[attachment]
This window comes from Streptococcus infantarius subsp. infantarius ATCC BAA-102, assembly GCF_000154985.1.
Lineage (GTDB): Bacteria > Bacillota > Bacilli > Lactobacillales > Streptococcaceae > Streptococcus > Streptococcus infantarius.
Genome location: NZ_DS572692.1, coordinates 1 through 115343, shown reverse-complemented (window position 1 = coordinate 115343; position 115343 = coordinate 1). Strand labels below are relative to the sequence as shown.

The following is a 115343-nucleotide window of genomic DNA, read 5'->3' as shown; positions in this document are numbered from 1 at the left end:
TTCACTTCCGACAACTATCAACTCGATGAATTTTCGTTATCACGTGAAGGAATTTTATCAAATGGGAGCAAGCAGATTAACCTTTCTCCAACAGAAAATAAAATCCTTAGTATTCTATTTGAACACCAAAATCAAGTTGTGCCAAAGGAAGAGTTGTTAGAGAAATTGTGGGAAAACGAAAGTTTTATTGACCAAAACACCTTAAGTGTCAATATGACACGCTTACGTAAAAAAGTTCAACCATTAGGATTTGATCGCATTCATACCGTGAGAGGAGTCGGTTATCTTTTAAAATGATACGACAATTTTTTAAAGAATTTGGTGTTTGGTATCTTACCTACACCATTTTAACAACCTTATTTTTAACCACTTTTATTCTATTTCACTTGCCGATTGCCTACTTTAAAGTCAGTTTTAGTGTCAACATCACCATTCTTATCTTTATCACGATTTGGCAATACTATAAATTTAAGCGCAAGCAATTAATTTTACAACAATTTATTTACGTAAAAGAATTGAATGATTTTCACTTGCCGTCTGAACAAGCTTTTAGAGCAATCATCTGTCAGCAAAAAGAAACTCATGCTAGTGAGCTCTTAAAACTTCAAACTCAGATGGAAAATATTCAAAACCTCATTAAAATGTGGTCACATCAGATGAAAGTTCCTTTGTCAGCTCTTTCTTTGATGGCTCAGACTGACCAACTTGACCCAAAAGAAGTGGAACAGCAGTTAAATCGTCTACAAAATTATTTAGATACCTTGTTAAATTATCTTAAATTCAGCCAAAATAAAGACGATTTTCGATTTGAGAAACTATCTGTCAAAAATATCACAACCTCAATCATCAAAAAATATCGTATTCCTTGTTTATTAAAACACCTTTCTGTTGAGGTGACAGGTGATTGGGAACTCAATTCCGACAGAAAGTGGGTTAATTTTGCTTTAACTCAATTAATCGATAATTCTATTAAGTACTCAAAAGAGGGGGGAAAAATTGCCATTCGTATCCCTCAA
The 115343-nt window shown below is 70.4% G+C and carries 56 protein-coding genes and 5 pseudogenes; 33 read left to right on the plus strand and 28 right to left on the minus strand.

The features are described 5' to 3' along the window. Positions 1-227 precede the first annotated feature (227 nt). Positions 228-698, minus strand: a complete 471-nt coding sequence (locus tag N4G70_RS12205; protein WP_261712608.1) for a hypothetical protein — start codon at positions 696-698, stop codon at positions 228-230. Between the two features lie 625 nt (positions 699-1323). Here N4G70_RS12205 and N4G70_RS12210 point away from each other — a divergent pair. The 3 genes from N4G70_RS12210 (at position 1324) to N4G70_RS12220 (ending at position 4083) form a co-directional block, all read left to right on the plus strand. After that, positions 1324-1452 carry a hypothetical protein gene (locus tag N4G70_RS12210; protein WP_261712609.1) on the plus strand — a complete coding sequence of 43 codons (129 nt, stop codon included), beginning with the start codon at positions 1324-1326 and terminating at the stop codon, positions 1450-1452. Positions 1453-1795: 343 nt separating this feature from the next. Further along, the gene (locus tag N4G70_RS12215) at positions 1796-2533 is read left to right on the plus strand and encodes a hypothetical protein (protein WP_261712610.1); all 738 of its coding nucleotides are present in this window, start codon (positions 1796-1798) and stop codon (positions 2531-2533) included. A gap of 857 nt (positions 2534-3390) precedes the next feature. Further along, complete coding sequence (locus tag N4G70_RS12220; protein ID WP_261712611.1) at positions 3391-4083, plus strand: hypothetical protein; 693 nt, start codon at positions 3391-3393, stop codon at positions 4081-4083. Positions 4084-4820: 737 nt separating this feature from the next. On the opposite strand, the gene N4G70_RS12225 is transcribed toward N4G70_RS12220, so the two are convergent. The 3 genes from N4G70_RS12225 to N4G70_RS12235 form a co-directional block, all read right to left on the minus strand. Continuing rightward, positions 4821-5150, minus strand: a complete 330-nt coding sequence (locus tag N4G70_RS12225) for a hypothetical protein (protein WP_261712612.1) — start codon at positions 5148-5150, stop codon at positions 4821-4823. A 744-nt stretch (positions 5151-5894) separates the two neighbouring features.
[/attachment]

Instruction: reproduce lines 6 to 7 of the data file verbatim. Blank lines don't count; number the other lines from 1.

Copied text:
The 115343-nt window shown below is 70.4% G+C and carries 56 protein-coding genes and 5 pseudogenes; 33 read left to right on the plus strand and 28 right to left on the minus strand.

The features are described 5' to 3' along the window. Positions 1-227 precede the first annotated feature (227 nt). Positions 228-698, minus strand: a complete 471-nt coding sequence (locus tag N4G70_RS12205; protein WP_261712608.1) for a hypothetical protein — start codon at positions 696-698, stop codon at positions 228-230. Between the two features lie 625 nt (positions 699-1323). Here N4G70_RS12205 and N4G70_RS12210 point away from each other — a divergent pair. The 3 genes from N4G70_RS12210 (at position 1324) to N4G70_RS12220 (ending at position 4083) form a co-directional block, all read left to right on the plus strand. After that, positions 1324-1452 carry a hypothetical protein gene (locus tag N4G70_RS12210; protein WP_261712609.1) on the plus strand — a complete coding sequence of 43 codons (129 nt, stop codon included), beginning with the start codon at positions 1324-1326 and terminating at the stop codon, positions 1450-1452. Positions 1453-1795: 343 nt separating this feature from the next. Further along, the gene (locus tag N4G70_RS12215) at positions 1796-2533 is read left to right on the plus strand and encodes a hypothetical protein (protein WP_261712610.1); all 738 of its coding nucleotides are present in this window, start codon (positions 1796-1798) and stop codon (positions 2531-2533) included. A gap of 857 nt (positions 2534-3390) precedes the next feature. Further along, complete coding sequence (locus tag N4G70_RS12220; protein ID WP_261712611.1) at positions 3391-4083, plus strand: hypothetical protein; 693 nt, start codon at positions 3391-3393, stop codon at positions 4081-4083. Positions 4084-4820: 737 nt separating this feature from the next. On the opposite strand, the gene N4G70_RS12225 is transcribed toward N4G70_RS12220, so the two are convergent. The 3 genes from N4G70_RS12225 to N4G70_RS12235 form a co-directional block, all read right to left on the minus strand. Continuing rightward, positions 4821-5150, minus strand: a complete 330-nt coding sequence (locus tag N4G70_RS12225) for a hypothetical protein (protein WP_261712612.1) — start codon at positions 5148-5150, stop codon at positions 4821-4823. A 744-nt stretch (positions 5151-5894) separates the two neighbouring features.